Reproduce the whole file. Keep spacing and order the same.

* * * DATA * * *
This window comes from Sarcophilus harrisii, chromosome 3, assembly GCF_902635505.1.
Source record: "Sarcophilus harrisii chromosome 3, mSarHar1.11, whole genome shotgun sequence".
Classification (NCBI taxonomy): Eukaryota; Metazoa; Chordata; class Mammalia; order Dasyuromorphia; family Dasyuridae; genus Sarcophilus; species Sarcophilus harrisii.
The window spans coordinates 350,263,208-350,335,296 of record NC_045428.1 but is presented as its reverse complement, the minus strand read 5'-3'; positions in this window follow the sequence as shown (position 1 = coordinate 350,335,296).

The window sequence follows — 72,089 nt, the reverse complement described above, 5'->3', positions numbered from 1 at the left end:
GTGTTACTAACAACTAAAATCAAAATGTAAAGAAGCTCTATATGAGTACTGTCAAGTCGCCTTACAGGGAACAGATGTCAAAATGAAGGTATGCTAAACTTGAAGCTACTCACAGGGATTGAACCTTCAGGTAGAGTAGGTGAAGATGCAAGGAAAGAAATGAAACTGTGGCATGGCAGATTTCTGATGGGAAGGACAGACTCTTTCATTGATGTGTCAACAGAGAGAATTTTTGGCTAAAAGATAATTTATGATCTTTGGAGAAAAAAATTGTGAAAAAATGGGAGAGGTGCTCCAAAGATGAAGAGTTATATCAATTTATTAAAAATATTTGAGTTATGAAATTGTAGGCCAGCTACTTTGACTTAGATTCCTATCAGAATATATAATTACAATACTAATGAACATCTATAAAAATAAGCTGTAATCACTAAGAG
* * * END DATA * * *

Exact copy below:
This window comes from Sarcophilus harrisii, chromosome 3, assembly GCF_902635505.1.
Source record: "Sarcophilus harrisii chromosome 3, mSarHar1.11, whole genome shotgun sequence".
Classification (NCBI taxonomy): Eukaryota; Metazoa; Chordata; class Mammalia; order Dasyuromorphia; family Dasyuridae; genus Sarcophilus; species Sarcophilus harrisii.
The window spans coordinates 350,263,208-350,335,296 of record NC_045428.1 but is presented as its reverse complement, the minus strand read 5'-3'; positions in this window follow the sequence as shown (position 1 = coordinate 350,335,296).

The window sequence follows — 72,089 nt, the reverse complement described above, 5'->3', positions numbered from 1 at the left end:
GTGTTACTAACAACTAAAATCAAAATGTAAAGAAGCTCTATATGAGTACTGTCAAGTCGCCTTACAGGGAACAGATGTCAAAATGAAGGTATGCTAAACTTGAAGCTACTCACAGGGATTGAACCTTCAGGTAGAGTAGGTGAAGATGCAAGGAAAGAAATGAAACTGTGGCATGGCAGATTTCTGATGGGAAGGACAGACTCTTTCATTGATGTGTCAACAGAGAGAATTTTTGGCTAAAAGATAATTTATGATCTTTGGAGAAAAAAATTGTGAAAAAATGGGAGAGGTGCTCCAAAGATGAAGAGTTATATCAATTTATTAAAAATATTTGAGTTATGAAATTGTAGGCCAGCTACTTTGACTTAGATTCCTATCAGAATATATAATTACAATACTAATGAACATCTATAAAAATAAGCTGTAATCACTAAGAG